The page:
Table 4. Reliabilities, Means, Standard Deviations and Pearson Correlations among seven variables (data source: sampling in primary and secondary schools of Volos, Trikala and Larissa regions, Greece, 2017).

**p < 0.001, *p < 0.05, α = Cronbach’s alpha, M = Means, SD = Standard Deviations.

Table 5. Regression analysis results according to autocratic and democratic leadership style (data source: sampling in primary and secondary schools of Volos, Trikala and Larissa regions, Greece, 2017).

**p < 0.001, *p < 0.05.

In Table 6, three types of students’ perceptions appear referring to their own behavior as well as the behavior of their instructors: the “bad and controlled student”, the “respectful and weak student” and the “typical autocratic instructor”.

Concisely, gender-specific differences were observed regarding the convention, respect to teammates, gamesmanship, cheating, autocratic leadership style, democratic leadership style and Machiavellianism. Age-specific differences were observed concerning convention, respect to teammates, gamesmanship, cheating, autocratic leadership style, democratic leadership style and Machiavellianism as well. A negative significant relationship appeared between autocratic and democratic leadership style, convention and respect to teammates, while a positive one appeared between autocratic and gamesmanship, cheating and Machiavellianism. Autocratic leadership style is predictable by convention, respect to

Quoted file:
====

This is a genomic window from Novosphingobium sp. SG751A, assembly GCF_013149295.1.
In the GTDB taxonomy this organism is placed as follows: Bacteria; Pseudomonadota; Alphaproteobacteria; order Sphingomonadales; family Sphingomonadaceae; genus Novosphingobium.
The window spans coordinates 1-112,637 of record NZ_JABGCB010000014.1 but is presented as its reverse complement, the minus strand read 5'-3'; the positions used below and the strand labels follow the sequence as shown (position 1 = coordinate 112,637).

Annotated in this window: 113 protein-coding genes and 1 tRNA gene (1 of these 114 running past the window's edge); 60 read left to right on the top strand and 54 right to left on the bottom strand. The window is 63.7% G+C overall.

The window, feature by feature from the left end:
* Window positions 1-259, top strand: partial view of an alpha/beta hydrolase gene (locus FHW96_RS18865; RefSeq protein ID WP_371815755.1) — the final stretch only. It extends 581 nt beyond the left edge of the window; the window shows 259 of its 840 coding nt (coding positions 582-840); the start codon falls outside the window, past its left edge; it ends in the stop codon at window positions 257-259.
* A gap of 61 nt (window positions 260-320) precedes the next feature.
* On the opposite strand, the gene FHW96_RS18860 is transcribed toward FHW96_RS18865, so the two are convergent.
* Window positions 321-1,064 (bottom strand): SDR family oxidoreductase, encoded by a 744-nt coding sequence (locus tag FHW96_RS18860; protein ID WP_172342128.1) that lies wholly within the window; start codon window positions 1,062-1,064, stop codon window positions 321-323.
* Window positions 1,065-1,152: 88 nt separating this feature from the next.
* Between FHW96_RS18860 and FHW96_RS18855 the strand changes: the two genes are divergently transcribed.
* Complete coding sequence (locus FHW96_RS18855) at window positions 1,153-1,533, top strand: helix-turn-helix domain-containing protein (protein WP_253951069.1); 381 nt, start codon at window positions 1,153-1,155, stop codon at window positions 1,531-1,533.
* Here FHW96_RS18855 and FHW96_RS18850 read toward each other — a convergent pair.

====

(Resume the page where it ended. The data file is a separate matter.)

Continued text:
Table 6. Mixed typology of students’ perceptions (data source: sampling in primary and secondary schools of Volos, Trikala and Larissa regions, Greece, 2017).

Extraction Method: Principal Component Analysis, 4 components extracted.

teammates, gamesmanship and cheating, Machiavellianism, while democratic leadership style by convention, respect to teammates, gamesmanship and cheating. Three types of students’ perceptions appeared regarding their own as well as their instructors’ behavior: “bad and controlled student”, “respectful and weak student” and “typical autocratic instructor”.

4. Discussion

The aim of this study was fourfold: a) to explore differences between the sexes and among classes regarding leadership style, fair play and Machiavellianism, b) to investigate the relationship between physical education instructors’ leadership style as perceived by students and students’ fair play and Machiavellianism, c) to examine the influence of instructor leadership style on student fair play and Machiavellianism and d) to suggest instructors’ and students’ typology. The results of the study indicated that statistically significant differences were observed in perceived instructors’ leadership style (more “autocratic” style toward male students and “democratic” toward female), antisocial behaviors by male students and pro-social behaviors by the female ones and Machiavellianism by male students. It has been found that the students of the 5th class of primary school are especially susceptible to see autocratic leadership style on their instructors and to perceive more gamesmanship, cheating and Machiavellianism on themselves. However, the students of the 3rd class of secondary school tend to see more democratic leadership style on their instructors and to believe that they present more convention and respectfulness to their teammates. Also, perceived instructors’ autocratic leadership style was negatively related to students’ prosocial fair play behaviors, while was positively related to students’ antisocial fair play behaviors and Machiavellian tactics. The results of regression analysis revealed that perceived instructors’ autocratic leadership style could significantly predict the variables of students’ fair play behaviors (convention, gamesmanship, cheating) and Machiavellianism, while democratic leadership style could significantly predict the variables of students’ fair play behaviors (convention, respect to teammates, gamesmanship) and Machiavellianism. Three particular profiles have been proposed: the “bad and controlled student”, the “respectful and weak student” and the “typical autocratic instructor”.